Alphabet soup rules our lives, or so it sometimes feels these days. Digital Pay-per-Click (PPC) advertising has opened the door to a multitude of other abbreviations in the media buying world, and when more than one iteration of an acronym exists it’s bound to get confusing.
We’ve unpacked the terms here that you’re most likely to hear in the digital marketing environment, and clarified the differences for you.
Understanding “Regular” CPM
The acronym CPM is based on the cost of each 1,000 ad impressions. In Roman numerals, “thousand” is represented by M for mille (as in millennium), therefore the cost per thousand is CPM. This refers to the cost of having an advertisement displayed to 1,000 viewers, which is the basic benchmark for determining the reach of a media ad. You can only measure CPM, however, when you’re actually buying media impressions by the thousands, which is what the industry calls “regular” CPM. In these cases, the regular CPM is the same as the actual, or effective, cost per thousand or eCPM.
Comparing Apples and Oranges
A lot of the time, however, advertising is sold using models such as Cost Per Click (CPC), which means you’re stuck trying to compare the proverbial apples and oranges. So, to enable advertisers to assess the value of a CPM ad buy against a CPC ad buy, it’s necessary to consider them both in terms of the effective cost per thousand (eCPM).
Calculate the eCPM by dividing the total campaign expenditure by the number of impressions x 1,000. Regardless of whatever the cost per click turns out to be, the final result enables you to compare the eCPM with that of a cost-per-impression based media buying campaign.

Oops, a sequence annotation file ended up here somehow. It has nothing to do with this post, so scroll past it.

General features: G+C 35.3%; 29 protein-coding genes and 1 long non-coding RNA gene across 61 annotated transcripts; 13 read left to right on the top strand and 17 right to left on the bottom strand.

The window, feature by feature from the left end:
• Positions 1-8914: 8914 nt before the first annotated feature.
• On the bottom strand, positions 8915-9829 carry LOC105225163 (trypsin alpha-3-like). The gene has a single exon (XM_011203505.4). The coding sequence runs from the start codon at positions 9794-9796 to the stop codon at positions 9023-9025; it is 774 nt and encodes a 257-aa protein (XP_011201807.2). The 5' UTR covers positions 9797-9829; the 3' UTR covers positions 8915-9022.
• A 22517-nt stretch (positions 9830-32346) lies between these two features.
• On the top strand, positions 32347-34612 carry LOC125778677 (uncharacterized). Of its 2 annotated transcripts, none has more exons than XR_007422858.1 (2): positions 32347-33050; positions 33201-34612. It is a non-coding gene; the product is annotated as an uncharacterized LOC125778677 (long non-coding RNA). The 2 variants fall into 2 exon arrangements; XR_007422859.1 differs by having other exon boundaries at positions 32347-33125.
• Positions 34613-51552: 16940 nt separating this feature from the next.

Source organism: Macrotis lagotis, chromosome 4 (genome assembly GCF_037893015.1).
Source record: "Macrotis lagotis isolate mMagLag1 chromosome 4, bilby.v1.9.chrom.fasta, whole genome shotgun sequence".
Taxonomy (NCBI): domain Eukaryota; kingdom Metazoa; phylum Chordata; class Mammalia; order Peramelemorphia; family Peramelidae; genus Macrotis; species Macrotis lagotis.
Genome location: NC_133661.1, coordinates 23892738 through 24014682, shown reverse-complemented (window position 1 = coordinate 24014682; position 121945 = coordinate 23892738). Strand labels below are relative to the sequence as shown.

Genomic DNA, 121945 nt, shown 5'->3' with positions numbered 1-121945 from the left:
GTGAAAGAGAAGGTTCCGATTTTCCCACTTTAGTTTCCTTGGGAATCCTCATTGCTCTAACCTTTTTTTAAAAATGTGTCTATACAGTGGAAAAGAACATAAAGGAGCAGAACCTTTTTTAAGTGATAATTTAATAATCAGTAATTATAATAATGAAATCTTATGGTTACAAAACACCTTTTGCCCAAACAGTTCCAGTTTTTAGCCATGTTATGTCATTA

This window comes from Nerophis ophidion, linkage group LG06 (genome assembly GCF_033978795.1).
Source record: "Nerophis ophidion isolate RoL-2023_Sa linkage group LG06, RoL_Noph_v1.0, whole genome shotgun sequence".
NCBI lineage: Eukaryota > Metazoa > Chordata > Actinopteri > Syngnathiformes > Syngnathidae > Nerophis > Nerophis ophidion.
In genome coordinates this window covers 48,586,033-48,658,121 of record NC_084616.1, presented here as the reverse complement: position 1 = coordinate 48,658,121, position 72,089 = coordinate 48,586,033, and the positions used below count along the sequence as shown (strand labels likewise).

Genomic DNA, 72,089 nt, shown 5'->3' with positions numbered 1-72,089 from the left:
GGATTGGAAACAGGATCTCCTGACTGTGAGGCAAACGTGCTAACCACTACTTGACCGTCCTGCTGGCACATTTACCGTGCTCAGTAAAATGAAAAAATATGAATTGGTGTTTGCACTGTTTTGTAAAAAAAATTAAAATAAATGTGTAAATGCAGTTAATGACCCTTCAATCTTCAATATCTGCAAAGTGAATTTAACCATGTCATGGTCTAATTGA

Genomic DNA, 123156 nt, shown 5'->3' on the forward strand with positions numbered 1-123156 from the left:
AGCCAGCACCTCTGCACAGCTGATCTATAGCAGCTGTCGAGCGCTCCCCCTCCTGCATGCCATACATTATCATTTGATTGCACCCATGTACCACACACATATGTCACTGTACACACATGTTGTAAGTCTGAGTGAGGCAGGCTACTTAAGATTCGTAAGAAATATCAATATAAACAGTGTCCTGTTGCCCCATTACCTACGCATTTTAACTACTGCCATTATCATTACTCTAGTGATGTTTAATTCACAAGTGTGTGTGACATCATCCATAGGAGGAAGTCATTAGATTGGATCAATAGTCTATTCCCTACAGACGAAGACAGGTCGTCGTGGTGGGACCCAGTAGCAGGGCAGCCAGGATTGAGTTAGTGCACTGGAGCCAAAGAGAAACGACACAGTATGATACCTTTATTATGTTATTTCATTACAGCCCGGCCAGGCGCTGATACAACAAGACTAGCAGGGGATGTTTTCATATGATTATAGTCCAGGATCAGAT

The Shifting Sands of Pricing
Of course, it doesn’t end there. That would make it far too easy to master, wouldn’t it? There are also other metrics that come into play, such as dynamic CPM (dCPM). This refers to the constantly-changing cost associated with real-time bidding, which is the practice of paying more (or less) for digital ads depending on the day, time, placement and other factors affecting how many users see them. Ads cost more during peak periods, for example, than they do in the dead of night. For advertisers purchasing 100,000 impressions, it’s a certainty some of those may be displayed during off-peak periods. The marketer pays a lower price for these than ads displayed in prime time, but the fluctuating costs are only determined after ads are displayed. So the cost shifts, depending on impressions viewed during different pricing periods.
The Cherry on the Cake
Arguably the most important cost factor is the cost per action or acquisition (CPA), because this is the one that determines ROI. Whether the intended action from your ad is a click, a contact, or an order, it counts as a conversion, and that’s the criteria that drives advertising.
Ultimately, your C-suite will calculate your adspend against the revenue you generate to evaluate the returns percentage you’re getting. The CPA correlates, therefore, to the CPM to a degree, Go to the full article.
Source:: Business 2 Community